Book Image

Hands-On MQTT Programming with Python

By : Gaston C. Hillar
Book Image

Hands-On MQTT Programming with Python

By: Gaston C. Hillar

Overview of this book

<p>MQTT is a lightweight messaging protocol for small sensors and mobile devices. This book explores the features of the latest versions of MQTT for IoT and M2M communications, how to use them with Python 3, and allow you to interact with sensors and actuators using Python.</p> <p>The book begins with the specific vocabulary of MQTT and its working modes, followed by installing a Mosquitto MQTT broker. You will use different utilities and diagrams to understand the most important concepts related to MQTT. You will learn to make all the necessary configuration to work with digital certificates for encrypting all data sent between the MQTT clients and the server. You will also work with the different Quality of Service levels and later analyze and compare their overheads.</p> <p>You will write Python 3.x code to control a vehicle with MQTT messages delivered through encrypted connections (TLS 1.2), and learn how leverage your knowledge of the MQTT protocol to build a solution based on requirements. Towards the end, you will write Python code to use the PubNub cloud-based real-time MQTT provider to monitor a surfing competition.</p> <p>In the end, you will have a solution that was built from scratch by analyzing the requirements and then write Python code that will run on water-proof IoT boards connected to multiple sensors in surfboards.</p>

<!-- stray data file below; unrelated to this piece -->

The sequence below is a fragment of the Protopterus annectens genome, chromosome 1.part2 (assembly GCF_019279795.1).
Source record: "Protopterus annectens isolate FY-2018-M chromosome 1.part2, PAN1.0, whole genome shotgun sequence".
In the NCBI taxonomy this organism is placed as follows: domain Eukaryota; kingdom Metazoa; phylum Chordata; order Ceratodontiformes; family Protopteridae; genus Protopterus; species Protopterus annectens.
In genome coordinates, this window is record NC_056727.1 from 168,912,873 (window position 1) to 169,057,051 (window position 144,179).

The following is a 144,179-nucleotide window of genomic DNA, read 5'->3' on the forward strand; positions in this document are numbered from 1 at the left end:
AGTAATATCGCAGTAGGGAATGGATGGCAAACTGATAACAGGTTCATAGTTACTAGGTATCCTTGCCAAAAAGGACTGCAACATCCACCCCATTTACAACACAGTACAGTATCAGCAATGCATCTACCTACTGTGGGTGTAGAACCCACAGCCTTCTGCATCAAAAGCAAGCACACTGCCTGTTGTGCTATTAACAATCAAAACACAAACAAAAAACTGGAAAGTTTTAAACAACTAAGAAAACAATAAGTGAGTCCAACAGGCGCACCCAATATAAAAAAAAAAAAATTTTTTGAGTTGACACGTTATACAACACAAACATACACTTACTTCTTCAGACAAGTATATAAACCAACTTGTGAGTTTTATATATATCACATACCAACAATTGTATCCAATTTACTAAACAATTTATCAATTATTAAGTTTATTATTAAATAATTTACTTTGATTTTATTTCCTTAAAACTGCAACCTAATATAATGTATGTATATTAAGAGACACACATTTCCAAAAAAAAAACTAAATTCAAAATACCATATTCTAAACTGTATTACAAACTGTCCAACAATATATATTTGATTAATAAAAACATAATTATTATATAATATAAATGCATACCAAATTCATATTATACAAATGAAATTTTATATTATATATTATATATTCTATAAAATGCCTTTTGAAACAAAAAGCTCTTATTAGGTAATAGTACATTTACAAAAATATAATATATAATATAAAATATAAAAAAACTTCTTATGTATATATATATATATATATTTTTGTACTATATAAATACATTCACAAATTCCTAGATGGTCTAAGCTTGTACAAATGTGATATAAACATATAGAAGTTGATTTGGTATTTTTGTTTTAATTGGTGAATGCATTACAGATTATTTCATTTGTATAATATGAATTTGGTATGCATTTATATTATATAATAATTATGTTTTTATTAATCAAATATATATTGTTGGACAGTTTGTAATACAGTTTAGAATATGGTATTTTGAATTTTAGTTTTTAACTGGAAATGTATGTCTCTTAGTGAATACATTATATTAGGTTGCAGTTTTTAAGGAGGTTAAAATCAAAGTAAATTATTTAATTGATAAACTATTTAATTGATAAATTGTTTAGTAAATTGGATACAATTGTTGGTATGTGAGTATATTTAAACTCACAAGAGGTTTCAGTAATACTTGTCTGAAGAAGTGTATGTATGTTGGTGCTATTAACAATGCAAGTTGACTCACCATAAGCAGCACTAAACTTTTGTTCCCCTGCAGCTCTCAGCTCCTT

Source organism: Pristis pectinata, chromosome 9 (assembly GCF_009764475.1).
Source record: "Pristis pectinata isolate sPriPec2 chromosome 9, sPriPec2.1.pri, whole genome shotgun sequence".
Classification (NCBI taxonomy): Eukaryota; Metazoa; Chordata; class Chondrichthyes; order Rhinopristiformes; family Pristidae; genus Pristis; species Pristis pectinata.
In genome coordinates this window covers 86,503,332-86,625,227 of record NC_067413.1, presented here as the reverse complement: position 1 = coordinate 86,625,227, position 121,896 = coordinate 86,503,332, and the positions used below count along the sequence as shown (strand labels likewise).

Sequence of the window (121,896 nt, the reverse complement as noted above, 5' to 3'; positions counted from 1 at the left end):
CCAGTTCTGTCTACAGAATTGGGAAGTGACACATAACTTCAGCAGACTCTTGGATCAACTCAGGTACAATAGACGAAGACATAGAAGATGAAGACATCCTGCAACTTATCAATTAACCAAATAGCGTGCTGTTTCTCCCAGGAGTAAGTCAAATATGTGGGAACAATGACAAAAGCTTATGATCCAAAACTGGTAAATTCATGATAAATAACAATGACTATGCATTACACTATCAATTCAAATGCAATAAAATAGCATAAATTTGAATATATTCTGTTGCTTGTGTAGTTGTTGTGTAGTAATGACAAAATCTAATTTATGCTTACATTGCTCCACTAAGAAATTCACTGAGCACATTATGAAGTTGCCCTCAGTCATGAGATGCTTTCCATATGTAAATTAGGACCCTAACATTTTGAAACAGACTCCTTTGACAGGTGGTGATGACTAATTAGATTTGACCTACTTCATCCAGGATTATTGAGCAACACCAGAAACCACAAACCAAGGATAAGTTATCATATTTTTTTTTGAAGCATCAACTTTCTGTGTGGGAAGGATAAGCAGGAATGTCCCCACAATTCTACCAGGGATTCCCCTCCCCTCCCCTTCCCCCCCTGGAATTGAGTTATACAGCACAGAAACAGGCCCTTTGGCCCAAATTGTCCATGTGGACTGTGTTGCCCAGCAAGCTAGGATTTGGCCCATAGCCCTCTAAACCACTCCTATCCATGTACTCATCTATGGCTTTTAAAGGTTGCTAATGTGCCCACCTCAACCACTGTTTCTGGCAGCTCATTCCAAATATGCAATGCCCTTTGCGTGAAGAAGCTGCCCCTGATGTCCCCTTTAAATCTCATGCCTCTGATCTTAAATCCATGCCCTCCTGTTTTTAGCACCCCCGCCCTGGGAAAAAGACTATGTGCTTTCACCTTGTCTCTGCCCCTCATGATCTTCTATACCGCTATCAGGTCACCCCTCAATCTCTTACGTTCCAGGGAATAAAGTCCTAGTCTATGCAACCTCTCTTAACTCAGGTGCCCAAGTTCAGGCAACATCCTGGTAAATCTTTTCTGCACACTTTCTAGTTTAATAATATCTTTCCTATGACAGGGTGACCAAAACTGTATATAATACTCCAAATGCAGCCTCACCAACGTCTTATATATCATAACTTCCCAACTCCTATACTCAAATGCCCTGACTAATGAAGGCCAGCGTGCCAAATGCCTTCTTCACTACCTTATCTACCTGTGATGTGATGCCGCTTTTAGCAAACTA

Table of Contents (9 chapters)

Activating the virtual environment

Now that we have created a virtual environment, we will run a platform-specific script to activate it. After we activate the virtual environment, we will install packages that will only be available in this virtual environment. This way, we will work with an isolated environment in which all the packages we install won't affect our main Python environment.

Run the following command in Terminal in Linux or macOS. Note that the results of this command will be accurate if you don't start a different shell than the default shell in the Terminal session. If you have doubts, check your Terminal configuration and preferences:

echo $SHELL

The command will display the name of the shell you are using in Terminal. In macOS, the default is /bin/bash and this means you are working with the bash shell. Depending on the shell, you must run a different...